Because I have a serious case of FOMO, and “living in the moment” is one of the hardest things for me to do, the passing of Halloween and the approach of the holiday season immediately sends my mind towards thoughts of the new year ahead. It was last January, after doing a goal-setting exercise from Beth Kirby’s blog, Local Milk, that I decided to start blogging about food in an effort to push my life in the direction of my passions.
I told myself that I’d write three times a week, cultivate my social media following, develop wizard-level SEO and Pinterest skills, etc etc etc. Nearly a year and fifteen posts later, it is clear that I didn’t stick to my goals. Instead,
I got married.
I went to Disney World and drank many lattes in front of my favorite castle.
I opened and operated a pop-up restaurant at the Queens International Night Market.
I started writing a novel, just for fun, without putting enormous amounts of pressure on myself.
I spent most of the summer in the country, caring for an aging family member and learning to farm.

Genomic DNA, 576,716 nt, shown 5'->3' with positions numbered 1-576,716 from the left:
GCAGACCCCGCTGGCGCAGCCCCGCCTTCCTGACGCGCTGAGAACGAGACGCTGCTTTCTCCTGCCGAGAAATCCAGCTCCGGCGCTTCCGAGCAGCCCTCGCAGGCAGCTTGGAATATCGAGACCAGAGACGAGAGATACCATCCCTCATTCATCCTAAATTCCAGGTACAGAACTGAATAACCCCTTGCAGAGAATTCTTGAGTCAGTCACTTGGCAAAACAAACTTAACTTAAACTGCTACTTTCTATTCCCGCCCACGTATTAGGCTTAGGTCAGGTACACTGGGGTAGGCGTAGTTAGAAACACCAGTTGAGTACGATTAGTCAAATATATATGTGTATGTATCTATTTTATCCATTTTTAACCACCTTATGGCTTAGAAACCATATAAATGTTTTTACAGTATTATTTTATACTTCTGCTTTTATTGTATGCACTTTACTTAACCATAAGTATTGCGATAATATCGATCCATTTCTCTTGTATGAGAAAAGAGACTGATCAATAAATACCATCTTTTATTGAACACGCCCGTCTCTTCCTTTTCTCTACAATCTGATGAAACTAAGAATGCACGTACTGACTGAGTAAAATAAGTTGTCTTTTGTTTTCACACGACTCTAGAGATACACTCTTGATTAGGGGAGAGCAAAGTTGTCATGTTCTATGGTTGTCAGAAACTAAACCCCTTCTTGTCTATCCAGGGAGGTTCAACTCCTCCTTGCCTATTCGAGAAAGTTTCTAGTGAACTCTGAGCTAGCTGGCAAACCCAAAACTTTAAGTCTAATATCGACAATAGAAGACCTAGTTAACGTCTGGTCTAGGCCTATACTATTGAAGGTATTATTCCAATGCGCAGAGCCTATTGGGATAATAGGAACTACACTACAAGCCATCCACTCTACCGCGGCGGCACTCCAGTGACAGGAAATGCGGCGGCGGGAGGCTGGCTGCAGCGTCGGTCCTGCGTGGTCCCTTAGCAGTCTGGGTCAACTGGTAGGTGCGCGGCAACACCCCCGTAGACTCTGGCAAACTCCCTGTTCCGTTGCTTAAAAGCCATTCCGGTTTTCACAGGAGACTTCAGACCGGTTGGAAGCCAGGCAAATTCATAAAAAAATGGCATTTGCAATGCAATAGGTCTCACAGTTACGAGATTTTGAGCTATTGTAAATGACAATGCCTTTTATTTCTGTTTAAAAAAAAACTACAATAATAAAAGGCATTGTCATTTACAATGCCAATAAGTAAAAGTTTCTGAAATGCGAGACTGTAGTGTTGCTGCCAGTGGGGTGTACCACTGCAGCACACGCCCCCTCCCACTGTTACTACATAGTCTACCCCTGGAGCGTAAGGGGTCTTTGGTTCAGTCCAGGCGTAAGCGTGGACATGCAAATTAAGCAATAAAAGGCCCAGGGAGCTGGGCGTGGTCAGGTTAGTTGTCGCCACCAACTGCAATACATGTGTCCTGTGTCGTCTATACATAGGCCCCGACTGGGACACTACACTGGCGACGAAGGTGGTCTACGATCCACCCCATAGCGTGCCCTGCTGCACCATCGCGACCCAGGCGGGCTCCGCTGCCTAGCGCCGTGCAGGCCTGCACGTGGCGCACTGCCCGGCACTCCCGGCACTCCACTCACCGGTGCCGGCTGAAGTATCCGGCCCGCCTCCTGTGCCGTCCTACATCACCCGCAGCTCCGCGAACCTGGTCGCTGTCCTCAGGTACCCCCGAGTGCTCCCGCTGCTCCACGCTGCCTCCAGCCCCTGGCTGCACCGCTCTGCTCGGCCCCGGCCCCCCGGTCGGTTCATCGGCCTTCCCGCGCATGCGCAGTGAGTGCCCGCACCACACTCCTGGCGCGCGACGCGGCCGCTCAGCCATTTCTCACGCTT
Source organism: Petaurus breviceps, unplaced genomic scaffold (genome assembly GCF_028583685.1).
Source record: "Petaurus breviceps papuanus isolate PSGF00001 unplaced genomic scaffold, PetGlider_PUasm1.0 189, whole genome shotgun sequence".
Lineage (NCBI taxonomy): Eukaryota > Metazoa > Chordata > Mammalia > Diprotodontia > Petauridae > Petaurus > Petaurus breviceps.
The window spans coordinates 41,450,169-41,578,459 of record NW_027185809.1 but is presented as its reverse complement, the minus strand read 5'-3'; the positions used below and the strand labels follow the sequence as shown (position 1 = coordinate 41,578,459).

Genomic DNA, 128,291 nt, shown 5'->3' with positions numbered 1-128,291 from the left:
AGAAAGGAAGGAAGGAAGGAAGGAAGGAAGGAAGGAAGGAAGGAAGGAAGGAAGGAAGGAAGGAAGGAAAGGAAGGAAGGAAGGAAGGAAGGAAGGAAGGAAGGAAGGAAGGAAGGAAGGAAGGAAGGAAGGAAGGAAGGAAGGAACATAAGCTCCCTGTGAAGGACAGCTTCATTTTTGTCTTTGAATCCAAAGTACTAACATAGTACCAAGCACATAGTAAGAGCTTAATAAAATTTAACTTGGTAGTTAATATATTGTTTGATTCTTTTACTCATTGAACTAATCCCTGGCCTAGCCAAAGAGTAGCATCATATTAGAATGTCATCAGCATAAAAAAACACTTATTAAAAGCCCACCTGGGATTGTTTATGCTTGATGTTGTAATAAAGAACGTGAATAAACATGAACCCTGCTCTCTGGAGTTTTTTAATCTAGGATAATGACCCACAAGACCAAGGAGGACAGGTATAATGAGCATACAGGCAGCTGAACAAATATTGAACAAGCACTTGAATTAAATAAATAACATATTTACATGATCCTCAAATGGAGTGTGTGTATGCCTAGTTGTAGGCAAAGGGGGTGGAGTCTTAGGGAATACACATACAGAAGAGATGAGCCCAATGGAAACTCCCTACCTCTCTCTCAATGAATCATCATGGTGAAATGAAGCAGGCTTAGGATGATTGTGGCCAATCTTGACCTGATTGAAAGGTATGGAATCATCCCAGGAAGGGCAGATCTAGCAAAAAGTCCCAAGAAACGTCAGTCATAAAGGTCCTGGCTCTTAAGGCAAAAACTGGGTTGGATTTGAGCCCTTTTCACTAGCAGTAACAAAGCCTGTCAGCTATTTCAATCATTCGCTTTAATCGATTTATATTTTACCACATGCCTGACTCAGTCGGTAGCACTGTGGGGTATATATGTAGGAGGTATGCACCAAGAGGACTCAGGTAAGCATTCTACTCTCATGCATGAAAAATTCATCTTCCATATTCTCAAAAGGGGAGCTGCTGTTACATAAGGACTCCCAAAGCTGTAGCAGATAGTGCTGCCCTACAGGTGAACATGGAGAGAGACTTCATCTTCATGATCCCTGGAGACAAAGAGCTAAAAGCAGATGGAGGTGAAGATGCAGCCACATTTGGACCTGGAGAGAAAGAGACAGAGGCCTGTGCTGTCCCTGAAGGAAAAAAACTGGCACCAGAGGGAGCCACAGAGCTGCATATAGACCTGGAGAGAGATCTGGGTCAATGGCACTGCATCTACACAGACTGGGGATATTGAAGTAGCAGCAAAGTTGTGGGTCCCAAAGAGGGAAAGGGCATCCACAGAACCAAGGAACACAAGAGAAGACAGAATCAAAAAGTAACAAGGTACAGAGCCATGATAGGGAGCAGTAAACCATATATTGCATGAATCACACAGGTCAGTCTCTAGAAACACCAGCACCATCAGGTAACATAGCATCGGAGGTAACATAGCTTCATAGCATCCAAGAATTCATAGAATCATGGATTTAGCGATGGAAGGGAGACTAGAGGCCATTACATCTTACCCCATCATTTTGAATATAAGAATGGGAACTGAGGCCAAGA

I got so busy that I didn’t cook a thing for most of October, subsisting primarily on takeout Thai food and pastries.
I fell in love with outdoor climbing again.
I realized that in spite of earning decent money and being good at my job (managing a rock climbing gym), my career had stalled.
I accepted that I don’t fit neatly into a hyper-niche Instagram-perfect brand box with an algorithm-friendly visual aesthetic. I have too many varied interests, and am too attached to the idea of being a real person to parse out my life into blocks of scheduled content.
I leveraged the content I made here to get a freelance job in food media, and leveraged *that* experience to get a full-time job in food media.
I’m what the NYT classifies as an “old millennial,” and I’ve had some kind of blog on and off since the early days of Geocities and Livejournal, back when having a blog was about letting people in to your inner life and not about monetization or building a personal brand.
As a social media professional, I get it — in 2019 and beyond, everything (and everyone) is for sale. Writing on the internet is at best an implied if not an explicit sales tactic. But for the next year, I’m going to try something different. You’ll still get recipes, because my husband is tired of me making something delicious and forgetting to write it down. But you’ll also get more of this: vintage blogging, early-aughts style, thoughts from a person cast out unto the internet devoid of a perfectly styled photoshoot against a vinyl marble background.
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